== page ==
WEbooker of the WEek Writes with Poisonous Passion


I never took Latin in school, but
when WEbook intern AndiJayne added Botanica Toxica to
the big list of cool projects we keep on the virtual wall at WEbook, I liked the sound of it right
away. Who doesn’t need a little Botanica in their lives? Not to mention a healthy dose of Toxica. Plus it had a cool picture of a bug for the
cover. After reading a few chapters, I checked
out the author’s profile and other writings on the site. Bingo! WEbooker
of the WEek time.

The most important thing about Danya (from a WEbook point of view) is that she has a great
imagination, and she knows how to create unique characters and settings on the
page. But there was a time not so long
ago when Danya couldn’t even
read, let alone write. She suffered a
stroke five years ago, and was left unable to use a spoon or read a book. Amazingly, her ability to write returned
first, and when she started work on Botanica Toxica a
few years ago, she couldn’t yet read what she was writing! She got others to read her work for her, and
the feedback was encouraging, so she kept at it. In the past two months she has regained the
ability to read and revise her own work, although the strain of reading
prevents her from getting involved in many other WEbook projects. (Sorry, WEbookers.)

To find out more about Danya, I asked her a few
pointless questions.

Q: What non-professional accomplishment would
you like to add to your resume?

A: Right after my stroke, I went on an art bender – wild stuff, now that my
fine motor skills were gone.  I created a
giant spider web out of one-hundred thirty feet of small, bright chain,
measuring eight feet wide by six feet tall.  I figured out in my head how much chain I'd
need – a guess that turned out to only be two feet short! – and linked and
unlinked the chain to make the web bits.  My husband, an engineer, helped
me with the linking and unlinking, but he couldn’t figure out how to put the
whole thing together. He was amazed when
my stroke brain figured it all out, savant-like, and told him how many links to
put here and there, until it was all done. I’m very proud of that one. It's
still one of the front pieces to our fence!  It’s gorgeous when it rains, or
when the sun shines on it. When it
freezes, it's amazing!

Q: What is your biggest flaw?

A:  I'm much too hard on myself, and I tend not to
rest when I need to. The brain goes, but
my fingers keep tapping!  Oof!

Q: What’s your greatest inspiration?

A: I e-mail with another stroke survivor in Zagreb, Dras. He writes haiku, as he's ‘locked in’ – his second
stroke left him totally paralyzed and unable to talk.  He writes with a fancy
new headstick with lasers, translating from his native tongue to English as he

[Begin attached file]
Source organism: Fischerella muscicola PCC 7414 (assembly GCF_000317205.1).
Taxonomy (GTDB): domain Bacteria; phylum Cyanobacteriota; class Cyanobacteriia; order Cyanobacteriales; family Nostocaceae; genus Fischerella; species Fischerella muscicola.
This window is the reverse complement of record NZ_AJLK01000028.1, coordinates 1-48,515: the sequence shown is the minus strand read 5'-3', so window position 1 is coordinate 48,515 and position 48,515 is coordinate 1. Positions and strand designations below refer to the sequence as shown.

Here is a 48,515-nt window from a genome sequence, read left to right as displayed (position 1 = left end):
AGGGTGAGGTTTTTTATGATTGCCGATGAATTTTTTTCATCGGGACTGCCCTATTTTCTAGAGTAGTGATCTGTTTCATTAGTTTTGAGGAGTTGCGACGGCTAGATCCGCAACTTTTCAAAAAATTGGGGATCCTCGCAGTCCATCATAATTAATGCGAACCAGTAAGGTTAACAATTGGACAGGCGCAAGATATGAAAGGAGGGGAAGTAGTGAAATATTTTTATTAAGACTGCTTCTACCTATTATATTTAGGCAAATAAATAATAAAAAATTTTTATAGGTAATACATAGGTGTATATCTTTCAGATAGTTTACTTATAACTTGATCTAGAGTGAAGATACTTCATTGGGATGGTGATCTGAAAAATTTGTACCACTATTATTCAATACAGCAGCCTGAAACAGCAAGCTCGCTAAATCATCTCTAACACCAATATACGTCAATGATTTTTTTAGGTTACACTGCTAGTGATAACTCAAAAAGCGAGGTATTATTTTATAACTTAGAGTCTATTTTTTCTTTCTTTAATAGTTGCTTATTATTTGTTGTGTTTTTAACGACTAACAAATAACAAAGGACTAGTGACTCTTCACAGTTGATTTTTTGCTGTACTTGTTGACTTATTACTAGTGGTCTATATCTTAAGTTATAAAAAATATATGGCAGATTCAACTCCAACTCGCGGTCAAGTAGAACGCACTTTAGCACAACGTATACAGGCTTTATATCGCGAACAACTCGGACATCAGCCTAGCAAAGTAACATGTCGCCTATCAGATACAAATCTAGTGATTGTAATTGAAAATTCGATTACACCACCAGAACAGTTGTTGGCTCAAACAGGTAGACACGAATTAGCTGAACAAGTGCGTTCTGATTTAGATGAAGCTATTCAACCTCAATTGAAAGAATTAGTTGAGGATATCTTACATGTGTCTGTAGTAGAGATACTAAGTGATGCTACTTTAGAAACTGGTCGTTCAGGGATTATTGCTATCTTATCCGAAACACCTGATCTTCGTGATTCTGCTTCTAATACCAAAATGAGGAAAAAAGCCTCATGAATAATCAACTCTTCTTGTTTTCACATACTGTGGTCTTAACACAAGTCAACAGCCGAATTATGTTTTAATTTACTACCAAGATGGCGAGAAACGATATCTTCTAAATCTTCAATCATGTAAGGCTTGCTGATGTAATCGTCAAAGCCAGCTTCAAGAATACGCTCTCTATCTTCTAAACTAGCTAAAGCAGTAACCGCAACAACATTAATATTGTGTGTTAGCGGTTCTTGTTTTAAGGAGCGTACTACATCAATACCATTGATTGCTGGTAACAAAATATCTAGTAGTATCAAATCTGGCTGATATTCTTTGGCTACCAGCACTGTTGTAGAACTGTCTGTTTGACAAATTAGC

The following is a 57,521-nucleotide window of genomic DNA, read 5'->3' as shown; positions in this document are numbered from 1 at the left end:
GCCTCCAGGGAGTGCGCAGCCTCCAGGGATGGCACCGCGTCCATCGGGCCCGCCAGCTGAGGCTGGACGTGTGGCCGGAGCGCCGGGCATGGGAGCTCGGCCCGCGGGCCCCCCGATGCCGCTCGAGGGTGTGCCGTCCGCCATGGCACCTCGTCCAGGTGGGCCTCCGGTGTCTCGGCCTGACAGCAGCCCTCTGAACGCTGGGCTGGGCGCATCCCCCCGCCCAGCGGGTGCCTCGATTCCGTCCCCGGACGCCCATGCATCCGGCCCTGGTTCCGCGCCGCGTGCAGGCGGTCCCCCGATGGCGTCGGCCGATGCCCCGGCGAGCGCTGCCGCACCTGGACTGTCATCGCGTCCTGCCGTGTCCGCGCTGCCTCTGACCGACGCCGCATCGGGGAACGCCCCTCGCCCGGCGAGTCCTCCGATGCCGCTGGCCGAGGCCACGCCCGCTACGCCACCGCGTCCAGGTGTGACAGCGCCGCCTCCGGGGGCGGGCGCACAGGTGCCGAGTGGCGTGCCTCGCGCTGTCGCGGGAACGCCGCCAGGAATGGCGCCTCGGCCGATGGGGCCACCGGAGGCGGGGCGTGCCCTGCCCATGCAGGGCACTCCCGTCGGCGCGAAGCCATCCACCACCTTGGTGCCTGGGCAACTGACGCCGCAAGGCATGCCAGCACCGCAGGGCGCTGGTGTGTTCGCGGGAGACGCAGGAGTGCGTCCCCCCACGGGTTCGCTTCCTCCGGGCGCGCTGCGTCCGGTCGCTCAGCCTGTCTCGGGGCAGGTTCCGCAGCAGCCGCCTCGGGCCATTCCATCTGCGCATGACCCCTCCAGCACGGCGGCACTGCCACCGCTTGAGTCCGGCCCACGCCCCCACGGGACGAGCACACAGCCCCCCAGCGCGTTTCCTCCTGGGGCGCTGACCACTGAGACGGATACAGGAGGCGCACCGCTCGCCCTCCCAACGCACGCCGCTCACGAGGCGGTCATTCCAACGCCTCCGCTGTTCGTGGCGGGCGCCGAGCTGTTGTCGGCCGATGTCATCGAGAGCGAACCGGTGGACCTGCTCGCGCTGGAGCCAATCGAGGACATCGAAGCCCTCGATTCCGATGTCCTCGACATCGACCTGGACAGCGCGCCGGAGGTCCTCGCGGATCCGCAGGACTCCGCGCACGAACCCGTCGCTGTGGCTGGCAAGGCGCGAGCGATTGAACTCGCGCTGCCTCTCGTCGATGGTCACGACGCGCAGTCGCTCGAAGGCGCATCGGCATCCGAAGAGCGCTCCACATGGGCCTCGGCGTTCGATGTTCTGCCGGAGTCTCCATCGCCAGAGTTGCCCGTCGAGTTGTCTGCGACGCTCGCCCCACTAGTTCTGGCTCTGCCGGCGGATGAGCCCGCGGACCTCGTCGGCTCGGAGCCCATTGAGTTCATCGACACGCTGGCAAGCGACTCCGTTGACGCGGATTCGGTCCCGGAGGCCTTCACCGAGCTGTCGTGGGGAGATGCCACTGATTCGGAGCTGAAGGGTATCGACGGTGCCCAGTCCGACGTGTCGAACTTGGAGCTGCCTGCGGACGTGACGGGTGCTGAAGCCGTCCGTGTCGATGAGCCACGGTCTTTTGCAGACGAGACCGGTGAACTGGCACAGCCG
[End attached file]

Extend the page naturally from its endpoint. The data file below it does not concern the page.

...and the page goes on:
goes. All that, and he's good, and
prolific to boot. Beyond
impressive! He was one of the first ones
to encourage me in my writing. I can
never thank him enough – it’s the greatest escape ever.

Danya traveled and lived in
Eastern Europe as a child in the 1970s and early ‘80s (“Communism, tanks, and
Russian soldiers – oh, my!”). She says
she packed in more than enough adventure in those years to sustain her now that
she’s permanently grounded. Her father
is a sociology professor and her mother has been both an English teacher and a
research assistant. Says Danya, “I thinks that’s as good a
background for writing as you could have: Travel; adventure (both good and bad); an early introduction to studying
people and their lives; and a thorough grounding in the technical aspects of
writing an research.”

Danya got the idea for Botanica Toxica from
her sixteen years as a garden designer. After
her stroke, sheBotanica_toxica
found the work and travel of garden designing too physically
demanding, so she told her husband she wanted to try to start a small nursery
of toxic plants.  According to Danya,
“He looked at me as if I'd gone totally mad and said No! He talked about all the dangers and complications
and legal problems – but I wanted to start one so badly! I started thinking about it all the time, and
before too long, a whole world was in my head. Without being able to open my own nursery, Botanica Toxica
came about.  Writing it gave me an outlet for all my pent-up knowledge,
as well as a wicked release for other stuff in my life.” One of Danya’s writing secrets is that,
as she writes, she often sketches her characters in pen, pencil, or charcoal.

Danya says that the most
important thing she’s learned from working on this book is that over-thinking
is useless, and being able to re-write is a gift. Besides Botanica Toxica, her
WEbook work includes
essays, poetry, and love letters. Be sure
to check it all out!

-- Melissa

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  1. A bit of trivia that provides more than a bit of insight is that Dostoevsky sketched all of his characters.


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